On July 15 of last year, the Division of Corporation Finance provided the Commission with its report on the proxy rules related to the nomination and election of directors. As I mentioned earlier, in November the Commission adopted new disclosure standards addressing the report's first recommendation, requiring enhanced disclosure of nominating committee processes and the processes by which security holders may communicate with directors.

In October, the Commission proposed new Exchange Act Rule 14a-11 and other rule amendments intended to implement the second of the Division's recommendations, requiring companies under limited circumstances to include in their proxy materials nominees for director of large long-term shareholders or groups of shareholders where those shareholders or groups have a state law right to nominate.

The proposal would give substantial shareholders a way to address their dissatisfaction with a company's management in a way other than by selling their stock or waging an expensive proxy fight that is currently required under our proxy process. The expense of a proxy fight may be justified in the context of a contest for control but is not justified when an investor or groups not seeking to influence control is trying to exercise its right to nominate what it believes is a better director.

The issues and views on all sides of this issue are all too well known, and I will not outline them or discuss them here. The views on all sides are strongly held and strongly expressed. Indeed, the rhetoric has at times not been conducive to any sensible rule-making process. It is unfair to companies to suggest that the board nominating process is to replace Tweedledum with Tweedledee, as one commenter has suggested. It is inflated and unjustified to suggest that the Commission's proposal will put the economic recovery at risk or seriously damage the competitiveness of American business, as corporate opponents have stated.

I will leave you with two thoughts on this subject. First, notwithstanding some press reports, the proposal is not dead. It remains alive and before the Commission. There are ongoing discussions about how to proceed. If a final rule can be crafted that the Chairman supports and that has the requisite Commission support, it will be adopted. And the Chairman will not impose an artificial deadline on this process.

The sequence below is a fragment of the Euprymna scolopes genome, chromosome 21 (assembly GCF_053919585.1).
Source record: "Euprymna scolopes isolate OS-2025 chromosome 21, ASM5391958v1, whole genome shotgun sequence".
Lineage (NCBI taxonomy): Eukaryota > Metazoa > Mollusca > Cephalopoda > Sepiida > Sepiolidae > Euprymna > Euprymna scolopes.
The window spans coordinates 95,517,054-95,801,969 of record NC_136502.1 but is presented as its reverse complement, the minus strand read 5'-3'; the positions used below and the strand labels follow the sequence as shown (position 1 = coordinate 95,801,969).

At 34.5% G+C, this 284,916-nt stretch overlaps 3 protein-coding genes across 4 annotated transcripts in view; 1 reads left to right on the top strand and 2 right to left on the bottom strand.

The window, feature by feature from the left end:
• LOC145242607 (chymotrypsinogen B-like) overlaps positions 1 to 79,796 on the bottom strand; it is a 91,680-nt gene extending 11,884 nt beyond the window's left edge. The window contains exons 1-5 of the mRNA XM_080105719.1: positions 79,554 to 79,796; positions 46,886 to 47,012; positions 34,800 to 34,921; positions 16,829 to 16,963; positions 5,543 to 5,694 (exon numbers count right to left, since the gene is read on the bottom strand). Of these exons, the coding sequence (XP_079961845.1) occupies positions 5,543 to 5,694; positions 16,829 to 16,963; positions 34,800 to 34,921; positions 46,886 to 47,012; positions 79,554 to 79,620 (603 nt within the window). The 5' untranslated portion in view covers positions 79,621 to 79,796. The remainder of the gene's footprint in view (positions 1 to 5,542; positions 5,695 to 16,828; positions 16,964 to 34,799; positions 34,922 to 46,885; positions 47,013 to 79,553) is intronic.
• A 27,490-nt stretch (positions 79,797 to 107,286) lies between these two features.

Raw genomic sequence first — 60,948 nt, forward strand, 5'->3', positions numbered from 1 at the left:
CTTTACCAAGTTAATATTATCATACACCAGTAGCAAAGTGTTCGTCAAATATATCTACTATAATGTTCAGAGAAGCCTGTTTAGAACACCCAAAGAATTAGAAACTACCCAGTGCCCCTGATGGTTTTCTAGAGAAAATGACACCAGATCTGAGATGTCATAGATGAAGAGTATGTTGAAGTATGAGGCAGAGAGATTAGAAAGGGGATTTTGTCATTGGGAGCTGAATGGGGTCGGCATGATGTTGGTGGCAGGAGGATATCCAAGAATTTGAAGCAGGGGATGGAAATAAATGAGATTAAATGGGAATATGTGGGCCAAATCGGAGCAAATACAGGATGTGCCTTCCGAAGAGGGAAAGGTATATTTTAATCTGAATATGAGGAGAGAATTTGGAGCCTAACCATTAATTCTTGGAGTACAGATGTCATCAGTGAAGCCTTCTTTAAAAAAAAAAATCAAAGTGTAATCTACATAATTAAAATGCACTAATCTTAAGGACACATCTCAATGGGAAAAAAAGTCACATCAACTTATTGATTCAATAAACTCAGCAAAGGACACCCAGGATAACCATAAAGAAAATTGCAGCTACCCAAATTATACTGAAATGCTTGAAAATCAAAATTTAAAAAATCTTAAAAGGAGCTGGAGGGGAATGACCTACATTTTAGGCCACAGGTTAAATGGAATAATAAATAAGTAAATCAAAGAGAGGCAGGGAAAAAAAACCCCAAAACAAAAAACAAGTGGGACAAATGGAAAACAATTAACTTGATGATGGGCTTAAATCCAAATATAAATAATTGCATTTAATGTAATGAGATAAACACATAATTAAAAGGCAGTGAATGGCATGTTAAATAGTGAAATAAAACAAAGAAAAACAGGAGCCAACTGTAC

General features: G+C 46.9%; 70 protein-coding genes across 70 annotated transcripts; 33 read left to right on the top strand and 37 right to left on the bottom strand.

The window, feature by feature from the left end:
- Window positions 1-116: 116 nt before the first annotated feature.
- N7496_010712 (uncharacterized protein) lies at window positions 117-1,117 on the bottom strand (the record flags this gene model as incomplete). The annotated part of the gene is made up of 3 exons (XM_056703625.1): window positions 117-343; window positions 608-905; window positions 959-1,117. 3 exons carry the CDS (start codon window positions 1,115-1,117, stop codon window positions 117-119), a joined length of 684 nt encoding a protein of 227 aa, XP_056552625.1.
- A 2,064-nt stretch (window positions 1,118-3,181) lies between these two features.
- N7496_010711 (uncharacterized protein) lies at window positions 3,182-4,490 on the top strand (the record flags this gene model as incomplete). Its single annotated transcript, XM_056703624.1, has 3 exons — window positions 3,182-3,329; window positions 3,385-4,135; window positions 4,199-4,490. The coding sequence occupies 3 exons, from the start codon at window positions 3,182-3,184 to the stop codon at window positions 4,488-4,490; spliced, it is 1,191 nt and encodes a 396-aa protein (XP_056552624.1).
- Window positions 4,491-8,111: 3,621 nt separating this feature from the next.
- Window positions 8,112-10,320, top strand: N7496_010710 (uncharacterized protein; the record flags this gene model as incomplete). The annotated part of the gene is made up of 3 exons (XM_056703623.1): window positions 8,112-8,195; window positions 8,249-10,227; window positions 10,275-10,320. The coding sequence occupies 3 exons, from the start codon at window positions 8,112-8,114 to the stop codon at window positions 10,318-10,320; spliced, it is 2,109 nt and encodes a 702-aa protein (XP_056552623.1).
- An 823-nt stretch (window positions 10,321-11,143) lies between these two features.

Second, I must say, and this really is just my own view, I don't understand the expressed position of much of corporate America that no version of this proposal is acceptable. I believe there are companies where our current proxy process is impeding desirable shareholder choices in director nominations and elections for which state law provides, and I believe every company, or virtually every company, represented in this room agrees with me. The Commission, in making its original proposal in October, started from the general proposition that improving our proxy process for candidates for director properly nominated under state law, in limited circumstances and outside the control context, had merit. Virtually every investor with a computer, typewriter, pen or pencil has expressed support for some version of this proposal, and in many cases support for a proposal that would go further than what is before the Commission. In my view, this issue is not going to go away.

Securities Act Reform

Since the mid-1990s, and indeed in some sense since the mid-1980s, following the adoption of shelf registration, the staff of the Division of Corporation Finance and the Commission have sought to address Securities Act reform. We are at it again. We are trying to devise a set of proposals to recommend to the Commission that will address four principal areas of regulation, as well as a larger number of incidental and ancillary issues. The principal areas are the following:

  • We are looking at the liberalization of communications, especially written communications beyond the statutory prospectus, in registered offerings. We are considering liberalization in the context of both routine communications and communications that are offers. We are also looking at these questions as they relate to filing requirements and liability issues.
  • We are looking at whether at least a limited category of large seasoned issuers should have fewer regulatory obstacles to immediate access to the capital markets. Our work in improving Exchange Act reporting should make this more feasible.
  • We are considering how to provide clearer rules that investors should have adequate and accurate information at the time they make their investment decisions, without slowing down the offering process as a result. Better Exchange Act reporting and liberalized communications methods may help resolve some of the issues of giving investors access to adequate information.
  • We are considering the restrictions placed on unregistered private offerings, at least in the context of offerings to large institutional investors.